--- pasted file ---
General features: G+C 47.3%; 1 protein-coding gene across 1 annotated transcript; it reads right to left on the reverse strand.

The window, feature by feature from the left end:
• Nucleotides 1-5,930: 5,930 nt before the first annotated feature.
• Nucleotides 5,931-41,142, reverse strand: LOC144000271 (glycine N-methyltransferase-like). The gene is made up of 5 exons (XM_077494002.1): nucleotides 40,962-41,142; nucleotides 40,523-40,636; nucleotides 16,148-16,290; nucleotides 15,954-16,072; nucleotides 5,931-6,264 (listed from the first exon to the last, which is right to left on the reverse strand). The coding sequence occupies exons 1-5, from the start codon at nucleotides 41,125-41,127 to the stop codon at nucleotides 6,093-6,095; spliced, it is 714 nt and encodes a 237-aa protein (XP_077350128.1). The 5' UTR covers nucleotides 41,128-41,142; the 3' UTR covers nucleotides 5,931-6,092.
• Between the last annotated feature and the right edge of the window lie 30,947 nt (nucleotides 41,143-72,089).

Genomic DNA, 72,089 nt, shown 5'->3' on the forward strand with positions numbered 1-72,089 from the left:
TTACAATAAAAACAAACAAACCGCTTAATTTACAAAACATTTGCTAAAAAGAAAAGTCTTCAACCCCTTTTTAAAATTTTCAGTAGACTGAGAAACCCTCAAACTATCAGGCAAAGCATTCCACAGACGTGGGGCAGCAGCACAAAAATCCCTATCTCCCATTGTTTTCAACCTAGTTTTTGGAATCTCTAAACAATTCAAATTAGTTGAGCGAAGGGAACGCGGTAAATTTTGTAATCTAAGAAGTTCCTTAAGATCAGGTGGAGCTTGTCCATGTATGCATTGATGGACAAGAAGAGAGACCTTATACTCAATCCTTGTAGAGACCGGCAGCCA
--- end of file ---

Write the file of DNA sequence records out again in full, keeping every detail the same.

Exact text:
General features: G+C 47.3%; 1 protein-coding gene across 1 annotated transcript; it reads right to left on the reverse strand.

The window, feature by feature from the left end:
• Nucleotides 1-5,930: 5,930 nt before the first annotated feature.
• Nucleotides 5,931-41,142, reverse strand: LOC144000271 (glycine N-methyltransferase-like). The gene is made up of 5 exons (XM_077494002.1): nucleotides 40,962-41,142; nucleotides 40,523-40,636; nucleotides 16,148-16,290; nucleotides 15,954-16,072; nucleotides 5,931-6,264 (listed from the first exon to the last, which is right to left on the reverse strand). The coding sequence occupies exons 1-5, from the start codon at nucleotides 41,125-41,127 to the stop codon at nucleotides 6,093-6,095; spliced, it is 714 nt and encodes a 237-aa protein (XP_077350128.1). The 5' UTR covers nucleotides 41,128-41,142; the 3' UTR covers nucleotides 5,931-6,092.
• Between the last annotated feature and the right edge of the window lie 30,947 nt (nucleotides 41,143-72,089).

Genomic DNA, 72,089 nt, shown 5'->3' on the forward strand with positions numbered 1-72,089 from the left:
TTACAATAAAAACAAACAAACCGCTTAATTTACAAAACATTTGCTAAAAAGAAAAGTCTTCAACCCCTTTTTAAAATTTTCAGTAGACTGAGAAACCCTCAAACTATCAGGCAAAGCATTCCACAGACGTGGGGCAGCAGCACAAAAATCCCTATCTCCCATTGTTTTCAACCTAGTTTTTGGAATCTCTAAACAATTCAAATTAGTTGAGCGAAGGGAACGCGGTAAATTTTGTAATCTAAGAAGTTCCTTAAGATCAGGTGGAGCTTGTCCATGTATGCATTGATGGACAAGAAGAGAGACCTTATACTCAATCCTTGTAGAGACCGGCAGCCA